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Dazzling moves from a gutsy choreographer

Lee (Lethal) Pham (in yellow), Malgorzata Nowacka (with red hair) and Brendan Wyatt in "The Calm Before..."

Sian Richards

The Calm Before…

  • The Chimera Project
  • Choreography by Malgorzata Nowacka
  • At Enwave Theatre in Toronto on Monday

At the beginning of Malgorzata Nowacka's new dance, Brendan Wyatt comes out on stage and announces he's looking for the exit. Apparently, he's not up to another show. He disappears backstage and we hear him shouting for a light.

It's the unsettling entry into The Calm Before..., a raw depiction of a psychological meltdown – an emotional electrical storm – where Wyatt's character is confronted with his worst fears, embodied by other dancers.

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Nowacka has been known for her gut-punching choreography since she exploded onto the Toronto scene 12 years ago. In the intervening years, as artistic director of The Chimera Project, she has refined her treatment of themes that focus on the dark side of human nature, and added polish to her powerful physicality.

In her new work, she attempts to step up her game with a narrative framework, in which Wyatt's character (the Protagonist), is harassed by the Shadow (Lee "Lethal" Pham) and confused by Guides (Tyler Gledhill, Jenny Lee, Anisa Tejpar and Nowacka).

This piece is extremely gymnastic – think horizontal airborne body rolls, dangerous ballet lifts. Her signature movement has always been powerful and athletic, with crisp limb outthrusts, forceful turns and jumps, and detailed gestural language. In this work she also integrates hip-hop moves into the action, a growing trend in Canadian choreography.

For example, Pham, a well-known b-boy, does execute showy hip-hop tricks, particularly floor work where the dancer twists and turns his body while balanced only on his hands. But in the main, the hip-hop elements are blended into the movement tapestry. The choreography works well with DJ Dave "Serious" Yan's pulsing score, which runs the gamut from throbbing squeaks to nerve-wracking static. Lighting designer Sharon DiGenova compounds the tortured mood with harsh squares and circles of light that denote the labyrinth of the subconscious.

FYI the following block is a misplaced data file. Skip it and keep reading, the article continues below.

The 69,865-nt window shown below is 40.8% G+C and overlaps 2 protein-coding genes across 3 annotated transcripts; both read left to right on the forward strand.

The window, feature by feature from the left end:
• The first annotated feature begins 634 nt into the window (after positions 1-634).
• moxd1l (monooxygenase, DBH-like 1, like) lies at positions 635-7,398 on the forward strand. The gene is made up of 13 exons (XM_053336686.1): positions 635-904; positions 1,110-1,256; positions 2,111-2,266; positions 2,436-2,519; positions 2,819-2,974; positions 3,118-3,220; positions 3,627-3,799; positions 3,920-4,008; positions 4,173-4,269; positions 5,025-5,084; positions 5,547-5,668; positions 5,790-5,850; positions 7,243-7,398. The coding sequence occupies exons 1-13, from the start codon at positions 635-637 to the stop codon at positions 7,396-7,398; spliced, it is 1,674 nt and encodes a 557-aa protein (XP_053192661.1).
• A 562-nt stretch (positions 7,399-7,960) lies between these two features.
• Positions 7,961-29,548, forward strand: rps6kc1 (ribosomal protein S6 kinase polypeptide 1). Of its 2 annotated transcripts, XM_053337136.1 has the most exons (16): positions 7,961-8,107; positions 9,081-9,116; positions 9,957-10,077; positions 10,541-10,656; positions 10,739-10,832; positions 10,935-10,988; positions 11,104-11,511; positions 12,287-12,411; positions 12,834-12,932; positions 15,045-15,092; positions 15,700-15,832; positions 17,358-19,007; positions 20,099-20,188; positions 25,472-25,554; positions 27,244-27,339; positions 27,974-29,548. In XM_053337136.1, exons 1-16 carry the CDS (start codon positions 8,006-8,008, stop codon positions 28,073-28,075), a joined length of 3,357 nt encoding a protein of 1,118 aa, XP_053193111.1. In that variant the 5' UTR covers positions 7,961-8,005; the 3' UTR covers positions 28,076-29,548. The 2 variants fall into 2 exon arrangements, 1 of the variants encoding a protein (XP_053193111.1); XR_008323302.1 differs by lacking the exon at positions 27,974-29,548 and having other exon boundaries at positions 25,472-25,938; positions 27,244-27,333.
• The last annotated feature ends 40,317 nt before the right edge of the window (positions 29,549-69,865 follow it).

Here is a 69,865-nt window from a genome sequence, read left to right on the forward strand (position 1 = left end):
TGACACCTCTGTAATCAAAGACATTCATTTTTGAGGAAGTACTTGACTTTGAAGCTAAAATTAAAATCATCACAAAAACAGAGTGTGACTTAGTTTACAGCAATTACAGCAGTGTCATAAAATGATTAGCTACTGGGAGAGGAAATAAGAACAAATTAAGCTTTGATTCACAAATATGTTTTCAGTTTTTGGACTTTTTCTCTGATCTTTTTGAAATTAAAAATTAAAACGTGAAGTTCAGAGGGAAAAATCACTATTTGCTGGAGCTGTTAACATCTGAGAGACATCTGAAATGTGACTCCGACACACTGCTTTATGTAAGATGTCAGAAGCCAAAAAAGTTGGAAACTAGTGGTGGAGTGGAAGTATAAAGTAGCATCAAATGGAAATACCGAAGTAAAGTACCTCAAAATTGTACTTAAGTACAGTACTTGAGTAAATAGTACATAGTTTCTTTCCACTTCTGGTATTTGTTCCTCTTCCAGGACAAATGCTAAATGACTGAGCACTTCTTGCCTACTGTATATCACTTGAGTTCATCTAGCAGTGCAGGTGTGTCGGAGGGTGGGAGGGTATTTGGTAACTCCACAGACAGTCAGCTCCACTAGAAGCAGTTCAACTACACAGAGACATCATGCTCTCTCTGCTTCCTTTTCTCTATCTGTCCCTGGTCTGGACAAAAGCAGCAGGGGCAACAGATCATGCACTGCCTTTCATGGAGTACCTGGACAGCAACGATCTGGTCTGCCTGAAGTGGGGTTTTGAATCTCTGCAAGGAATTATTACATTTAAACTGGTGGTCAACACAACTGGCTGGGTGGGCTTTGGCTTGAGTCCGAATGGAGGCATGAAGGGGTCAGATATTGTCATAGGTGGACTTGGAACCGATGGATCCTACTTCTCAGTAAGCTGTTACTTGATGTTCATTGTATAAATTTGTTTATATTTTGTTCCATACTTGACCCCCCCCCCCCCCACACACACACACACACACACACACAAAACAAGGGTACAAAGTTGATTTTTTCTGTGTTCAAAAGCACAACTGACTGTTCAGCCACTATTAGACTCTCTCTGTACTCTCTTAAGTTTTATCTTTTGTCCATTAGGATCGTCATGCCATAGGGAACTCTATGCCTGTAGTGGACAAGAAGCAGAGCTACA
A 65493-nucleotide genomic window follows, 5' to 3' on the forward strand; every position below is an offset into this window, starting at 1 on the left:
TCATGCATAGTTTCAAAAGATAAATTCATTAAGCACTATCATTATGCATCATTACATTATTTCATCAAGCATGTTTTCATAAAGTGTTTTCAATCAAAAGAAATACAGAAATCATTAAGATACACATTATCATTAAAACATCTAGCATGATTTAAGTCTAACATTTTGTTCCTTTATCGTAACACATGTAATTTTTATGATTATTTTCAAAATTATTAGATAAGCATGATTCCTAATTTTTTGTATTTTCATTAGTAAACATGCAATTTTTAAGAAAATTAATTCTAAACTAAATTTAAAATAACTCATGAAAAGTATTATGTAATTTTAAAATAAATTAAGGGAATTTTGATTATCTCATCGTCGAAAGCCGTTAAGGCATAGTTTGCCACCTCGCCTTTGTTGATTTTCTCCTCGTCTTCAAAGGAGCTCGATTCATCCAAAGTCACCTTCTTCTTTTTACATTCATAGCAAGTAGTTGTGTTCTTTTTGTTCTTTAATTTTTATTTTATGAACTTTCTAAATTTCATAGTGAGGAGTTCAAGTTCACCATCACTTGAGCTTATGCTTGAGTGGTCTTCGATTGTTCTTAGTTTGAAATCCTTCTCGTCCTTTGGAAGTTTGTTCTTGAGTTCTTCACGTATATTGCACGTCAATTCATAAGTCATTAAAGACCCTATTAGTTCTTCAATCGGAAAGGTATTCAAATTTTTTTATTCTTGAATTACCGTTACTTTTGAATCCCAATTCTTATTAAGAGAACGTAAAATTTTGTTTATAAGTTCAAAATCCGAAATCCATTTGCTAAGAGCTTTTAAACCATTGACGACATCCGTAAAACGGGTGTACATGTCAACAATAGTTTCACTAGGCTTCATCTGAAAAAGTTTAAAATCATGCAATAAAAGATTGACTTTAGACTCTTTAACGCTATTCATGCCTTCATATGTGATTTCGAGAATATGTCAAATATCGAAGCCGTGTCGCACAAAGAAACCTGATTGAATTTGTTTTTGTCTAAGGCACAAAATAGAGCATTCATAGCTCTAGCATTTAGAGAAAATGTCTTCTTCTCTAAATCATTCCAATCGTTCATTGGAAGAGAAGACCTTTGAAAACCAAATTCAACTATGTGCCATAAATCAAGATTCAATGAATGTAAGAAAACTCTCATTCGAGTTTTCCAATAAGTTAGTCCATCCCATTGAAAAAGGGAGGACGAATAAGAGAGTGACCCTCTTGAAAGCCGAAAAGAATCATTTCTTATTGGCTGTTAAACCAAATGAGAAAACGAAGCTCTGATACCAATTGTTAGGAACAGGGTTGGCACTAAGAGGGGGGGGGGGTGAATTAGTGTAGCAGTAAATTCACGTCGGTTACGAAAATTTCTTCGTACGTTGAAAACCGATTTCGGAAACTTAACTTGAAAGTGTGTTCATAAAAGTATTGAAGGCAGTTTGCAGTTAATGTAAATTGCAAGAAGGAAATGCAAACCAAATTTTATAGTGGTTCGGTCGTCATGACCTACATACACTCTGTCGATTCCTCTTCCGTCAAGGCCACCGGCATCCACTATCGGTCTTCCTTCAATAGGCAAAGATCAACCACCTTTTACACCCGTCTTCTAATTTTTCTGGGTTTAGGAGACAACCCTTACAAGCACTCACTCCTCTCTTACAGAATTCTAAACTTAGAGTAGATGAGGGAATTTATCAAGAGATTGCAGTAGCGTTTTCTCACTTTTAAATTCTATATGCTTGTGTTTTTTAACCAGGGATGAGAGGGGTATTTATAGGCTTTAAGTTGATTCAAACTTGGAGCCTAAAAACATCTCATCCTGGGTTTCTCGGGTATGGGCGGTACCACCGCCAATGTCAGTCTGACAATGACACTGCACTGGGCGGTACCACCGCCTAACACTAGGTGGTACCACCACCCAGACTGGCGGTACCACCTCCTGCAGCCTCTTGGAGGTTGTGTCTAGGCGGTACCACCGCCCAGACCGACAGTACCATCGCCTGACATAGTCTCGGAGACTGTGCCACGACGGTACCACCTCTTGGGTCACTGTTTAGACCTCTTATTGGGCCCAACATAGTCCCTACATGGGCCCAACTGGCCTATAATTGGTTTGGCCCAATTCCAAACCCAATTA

The end result may be a sombre, reflective work, but the dancers dazzle as the Protagonist negotiates his journey into his heart of darkness.

Nowacka's props include oranges, perhaps a metaphor for forbidden fruit, but also a favourite of jugglers. They get thrown, rolled, carried and stacked. Collectively, they are a curveball with which Nowacka confounds the Protagonist – just another element that either tantalizes or infuriates him.

Throughout the work, dancer Lee appears carrying signs delineating scenes built around one of the Protagonist's fears – Fear of Death, Being Touched, Ridicule and the like. Fear of Love is also there, twice.

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Nowacka does not take the easy route of literal exploration. Rather, she presents choreographic musings that seem to play devil's advocate. We may be watching Fear of Being Touched, but the dancers are in constant contact. It's as if we're seeing the Protagonist's thwarted desires.

In The Calm Before… nothing is as it seems. Nowacka may be flirting with narrative, but it is never straightforward, and certainly, never calm. Even the title is a mystery, it seems.

The Calm Before… continues until March 25.

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